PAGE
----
Earlier this month, President Donald Trump addressed members of the United States Navy from aboard the U.S.S. Gerald Ford. Ditching his usual suit and tie (and scotch tape) for a naval jacket, the president reiterated his promise for large increases in military spending. The performance was somewhere between George W. Bush’s Mission Accomplished speech and the Michael Dukakis tank.
In truth however, the Donald Trump show which began in June 2015 evokes neither Bush or Dukakis or, for that matter, any previous figure in American politics. Trump is the American Silvio Berlusconi. In both bluster and brashness and acute political skill, the rise of the Italian magnate offers both a tantalizing analogue of our times and a roadmap for where things may be headed.
The character and governing similarities between Trump and Berlusconi are striking. Both are billionaires who have been dogged by claims of womanizing. Trump had his Access Hollywood tape and Alicia Machado, and Berlusconi had that time he thought it was a good idea to randomly dry hump a female police officer in broad daylight.
The two men also share a disdain for political correctness and often say things that draw scorn from media and liberals, but private concurrence from large swaths of ordinary citizens. Trump’s frequent broadsides against Islam or Mexicans aren’t that far off from Berlusconi’s own past claims that western civilization was superior to those in Muslim countries.
Both, too, go above and beyond a normal politician to influence media coverage.
“Many journalists were complicit even without being controlled, for example by accepting conditions, or when [Berlusconi] chose journalists he preferred for interviews,” the Italain journalist Jacopo Iacobon told La Stampa, The Guardian reported.
In his 2005 book, Silvio Berlusconi: Television, Power and Patrimony, author Paul Ginsborg wrote:
Berlusconi is certainly a consummate salesman, and a very well-prepared one. But he is also, and probably above all, a buyer of commodities and services, of villas and footballers, of television channels and entertainers, of supermarkets and publishing houses, and much else besides. His is a patrimonial and acquisitive instinct, fired by the production and the use of wealth, as well as the need for his name and face to be omnipresent. In this respect, though not in others, he can be compared to a figure like Donald Trump, who used to boast that he had the largest living room in New York and the city’s most spectacular view.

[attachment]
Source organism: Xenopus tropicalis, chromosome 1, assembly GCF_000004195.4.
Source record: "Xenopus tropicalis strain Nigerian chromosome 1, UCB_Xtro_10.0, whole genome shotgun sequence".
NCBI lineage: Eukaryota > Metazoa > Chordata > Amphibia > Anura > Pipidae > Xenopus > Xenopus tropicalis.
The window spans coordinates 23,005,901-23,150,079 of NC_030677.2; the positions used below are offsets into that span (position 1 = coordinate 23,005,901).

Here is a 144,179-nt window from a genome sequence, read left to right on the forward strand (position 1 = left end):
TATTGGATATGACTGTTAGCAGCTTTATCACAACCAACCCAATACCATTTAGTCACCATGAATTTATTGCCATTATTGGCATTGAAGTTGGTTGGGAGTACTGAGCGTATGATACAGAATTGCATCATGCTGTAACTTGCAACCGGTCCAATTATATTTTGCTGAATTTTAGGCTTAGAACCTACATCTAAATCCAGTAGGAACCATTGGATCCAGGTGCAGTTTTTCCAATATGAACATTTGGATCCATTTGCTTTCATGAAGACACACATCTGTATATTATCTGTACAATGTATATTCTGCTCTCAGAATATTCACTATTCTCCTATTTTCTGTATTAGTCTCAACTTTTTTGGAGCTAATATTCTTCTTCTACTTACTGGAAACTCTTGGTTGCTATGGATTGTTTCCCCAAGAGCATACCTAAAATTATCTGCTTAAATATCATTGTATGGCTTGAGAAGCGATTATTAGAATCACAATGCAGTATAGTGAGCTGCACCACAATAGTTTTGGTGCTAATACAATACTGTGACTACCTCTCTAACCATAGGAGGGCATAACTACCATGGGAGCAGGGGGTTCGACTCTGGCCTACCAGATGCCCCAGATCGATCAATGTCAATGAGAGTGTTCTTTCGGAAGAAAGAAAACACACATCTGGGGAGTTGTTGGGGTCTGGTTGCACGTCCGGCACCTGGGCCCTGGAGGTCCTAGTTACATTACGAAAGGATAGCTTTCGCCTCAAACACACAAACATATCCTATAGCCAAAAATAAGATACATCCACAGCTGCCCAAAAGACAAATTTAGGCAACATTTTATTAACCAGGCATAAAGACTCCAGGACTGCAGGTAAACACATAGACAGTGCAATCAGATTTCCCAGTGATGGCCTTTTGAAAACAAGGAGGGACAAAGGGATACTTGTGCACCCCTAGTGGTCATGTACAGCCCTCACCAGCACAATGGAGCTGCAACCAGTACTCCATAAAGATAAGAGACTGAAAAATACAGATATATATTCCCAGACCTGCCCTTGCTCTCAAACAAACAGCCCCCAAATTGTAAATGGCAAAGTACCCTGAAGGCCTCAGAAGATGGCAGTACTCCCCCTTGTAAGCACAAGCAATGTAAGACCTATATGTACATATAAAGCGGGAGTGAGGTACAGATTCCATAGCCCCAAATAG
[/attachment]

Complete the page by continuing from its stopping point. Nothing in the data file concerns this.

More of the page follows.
Berlusconi, himself, agreed, telling an Italian newspaper last year that the parallels between him and Trump were “obvious.”
Despite howls from the Italian left and the professionally offended class, Berlusconi served as Prime Minister for nine years over four terms. It was an impressive run, and one that bodes well for Trump if his adversaries make the same mistake Berlusconi’s did.
That mistake, namely, would be to treat Trump as an anomaly. While the U.S. real estate magnate frequently touted his outsider status and business acumen, as President of the United States he cannot help becoming a ‘politician’ — and gaining all the baggage that comes with it. As Hillary Clinton painfully demonstrated, running a campaign of perennial pearl-clutching at every latest outrage was a road to defeat. Taking on Trump in the future will require attacking the policies and ideas that come from his administration and not the daily carnival of outrage on Twitter and elsewhere.
As Luigi Zingales, a professor at the University of Chicago Booth School of Business, pointed out last year in the New York Times, it was this approach that ultimately felled Trump’s Italian counterpart.
“Only two men in Italy have won an electoral competition against Mr. Berlusconi: Romano Prodi, and the current prime minister, Matteo Renzi,” wrote Zingales. “Both of them treated Mr. Berlusconi as an ordinary opponent. They focused on the issues, not on his character. In different ways, both of them are seen as outsiders, not as members of what in Italy is defined as the political caste.”
During the 2016 campaign, many accused Donald Trump of running a campaign less about issues and more about his cult of personality, but — believe it or not — the issue-free approach to campaigning was even more endemic on Team Clinton, according to a recent study by the Wesleyan Media Project.
A breakdown of the study reported by Vox found that:
About 70 percent of Trump’s ads ‘contained at least some discussion of policy.’ About 90 percent of Clinton’s attack ads went after Trump as an individual — compared with just 10 percent that went after his policies.
Whether you are for or against Trump, there can be no debate that the virtue-signaling and faux-outrage of his critics is the surest road to his reelection victory in 2020.
[image via screengrab]
This is an opinion piece. The views expressed in this article are those of just the author.